berget is located, continued east Hllt
west, leaves Iceland and the Klondikf
to Ihe southward nnd cuts across thf
White Sea lir, miles north of Ar.-h
DIVORCE MILL IN CANADA.
Publicity of the Proceed inUi, I a Guar
ii n tec Aicuiimt Any Fraud.
The divorce mill does not grind It?
grist so rapidly or so easily in Canadi
as it does in the United States, ii,. rr
nre no star chamber proceedings
wherein the details may be smothered;
on the contrary, from the first lo the'
last there Is absolute publicity of nil
the matters which lead to the 'applica
tion for divorce. The notice of tin. ,ip.
fdleiint must he published for six
months in two newspapers in the ter
ritory wherein the defendant reddes,
which notice must give the name of
(he applicant and tun defendant and
(he ground upon which the application
Is based, and a like notice must be
printed In the Canadian official news
paper. The ir.atier does not then go to a
court, for no Cunndlnn court has the
power to annul a marralge tie. It
(toes to the Dominion Parliament.
The Parliament has a commit lee
known as the divorce committee, and
to this committee the mutter Is re
ferred, and before its nine members
all the facts In relation to the case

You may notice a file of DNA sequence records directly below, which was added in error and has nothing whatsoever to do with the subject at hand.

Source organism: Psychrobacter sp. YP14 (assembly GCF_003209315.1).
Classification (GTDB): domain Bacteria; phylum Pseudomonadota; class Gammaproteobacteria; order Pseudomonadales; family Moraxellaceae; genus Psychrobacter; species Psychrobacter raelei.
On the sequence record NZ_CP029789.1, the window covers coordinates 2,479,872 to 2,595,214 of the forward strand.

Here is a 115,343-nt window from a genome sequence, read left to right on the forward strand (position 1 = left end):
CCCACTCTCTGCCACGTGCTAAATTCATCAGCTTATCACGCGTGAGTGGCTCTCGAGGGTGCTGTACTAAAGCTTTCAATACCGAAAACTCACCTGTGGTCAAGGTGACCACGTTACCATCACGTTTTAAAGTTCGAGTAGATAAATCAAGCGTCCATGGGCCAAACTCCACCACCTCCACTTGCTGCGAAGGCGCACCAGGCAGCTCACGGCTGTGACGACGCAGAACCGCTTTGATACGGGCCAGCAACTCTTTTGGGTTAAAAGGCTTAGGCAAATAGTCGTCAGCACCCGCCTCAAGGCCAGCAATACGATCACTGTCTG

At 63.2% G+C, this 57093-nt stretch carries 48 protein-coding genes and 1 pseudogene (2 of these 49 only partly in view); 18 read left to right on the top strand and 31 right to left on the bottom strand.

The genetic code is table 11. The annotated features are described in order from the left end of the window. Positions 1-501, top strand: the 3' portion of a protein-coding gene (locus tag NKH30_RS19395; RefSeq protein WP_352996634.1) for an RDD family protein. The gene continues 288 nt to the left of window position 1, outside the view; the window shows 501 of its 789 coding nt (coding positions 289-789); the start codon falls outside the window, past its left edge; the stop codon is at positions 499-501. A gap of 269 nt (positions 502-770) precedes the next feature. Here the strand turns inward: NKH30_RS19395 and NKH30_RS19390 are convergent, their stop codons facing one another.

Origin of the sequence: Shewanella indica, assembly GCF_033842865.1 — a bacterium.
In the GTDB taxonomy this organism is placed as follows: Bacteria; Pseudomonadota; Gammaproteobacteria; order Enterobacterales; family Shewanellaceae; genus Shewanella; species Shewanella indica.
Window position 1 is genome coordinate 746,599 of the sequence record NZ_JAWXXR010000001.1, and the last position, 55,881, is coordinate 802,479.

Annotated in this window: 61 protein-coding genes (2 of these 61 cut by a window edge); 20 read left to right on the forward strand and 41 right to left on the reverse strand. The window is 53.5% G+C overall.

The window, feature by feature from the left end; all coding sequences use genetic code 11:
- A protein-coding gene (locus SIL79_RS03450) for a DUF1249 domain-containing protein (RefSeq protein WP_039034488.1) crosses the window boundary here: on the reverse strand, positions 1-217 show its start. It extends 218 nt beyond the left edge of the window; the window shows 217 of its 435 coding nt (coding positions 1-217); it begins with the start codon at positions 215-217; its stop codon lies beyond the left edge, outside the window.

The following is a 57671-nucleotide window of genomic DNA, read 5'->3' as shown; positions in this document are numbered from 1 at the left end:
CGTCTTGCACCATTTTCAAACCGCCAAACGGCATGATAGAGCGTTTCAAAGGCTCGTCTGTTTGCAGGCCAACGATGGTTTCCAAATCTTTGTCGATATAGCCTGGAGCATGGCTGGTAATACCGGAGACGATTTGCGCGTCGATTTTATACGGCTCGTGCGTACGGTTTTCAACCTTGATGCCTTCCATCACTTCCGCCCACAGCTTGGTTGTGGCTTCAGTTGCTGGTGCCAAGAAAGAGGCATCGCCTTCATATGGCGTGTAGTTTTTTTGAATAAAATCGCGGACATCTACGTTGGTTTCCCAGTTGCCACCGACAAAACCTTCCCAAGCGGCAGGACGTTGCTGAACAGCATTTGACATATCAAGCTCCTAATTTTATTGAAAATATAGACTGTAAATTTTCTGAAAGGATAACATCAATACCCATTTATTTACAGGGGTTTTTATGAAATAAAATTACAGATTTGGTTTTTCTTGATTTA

are brought. This committee has no
set rules and the matter of precedent
Eoes not control Its actions. It may
dmit such evidence as It sees fit, and
iuny exclude such as, in Its Judgment,
pugtit not. to lie ndmltled.
! Before the matter Is referred to Ihii
ommltleo, however, It must undergo
i first rending In the Senate, w here the
lallent facts in the case nre set forth.
Then It goes to the committee, and
fiom the committee It Is return; d to
fhe Senate. The Senate reviews the
action of the committee, and that lsidy
basses on it In committee of the w hoi -.
ff the action of the committee 1 con
firmed by the Senate, the bill Is then
lefcrred to the lower house of Pnrlln
inent, which reviews both action of
the Senate nnd th divorce (cnmi'tee.
New Orleans Times-Democrat.
"What -ire you rending, Charley,
lenr?" ns .t d young Mrs. Torklns.
"Why it I wns looking up ths
racing news so as to see bow a new
betting system would work. What
were you reading?"
"An article on how to live comfort-
tbly on a small Income." Washington
Nothing makes a quarrelsome man
bo mad as the refusal of his wlfo p
Mr De Stjle-"Mrte! Is tbr
0 g chained?
"And thi at put cut?"
"And the cbldren tied to Ihe bed
pft in the nursery?''
"Vm e!l Then tou may 1111
the piauo lamp''
All Right Agsla.
opal. Wyo.. May It. After suffer
ing terribly for fojr or five years. Mr.
A. J. Kohner of this place has be a
completely restored to good health.
His case and its cure is another prKf
of the wonderful work Iid's Kid;;ey
Pills can do. Mr. Kohner says;
"For four or live years I have been
a sufferer with Kidney trouble and a
pain over my Kidneys. I thought I
would give Dodd's Kidney Pills a trial
and I am glad I d.d so. for they bine
done me giss! work and I feel ull right
Many cases are Ue.ng reported every
week in which Dodd's Kidney Pliis
have effected cures of the most seri
i ji.i sfronj? testimonies from earn
et men and women are splendid (rib
ntes to the curative properties of
Dodd's Kidney Pills and judging f
thise letters, there Is no case of Kid
ney trouble or Backache that Dodd's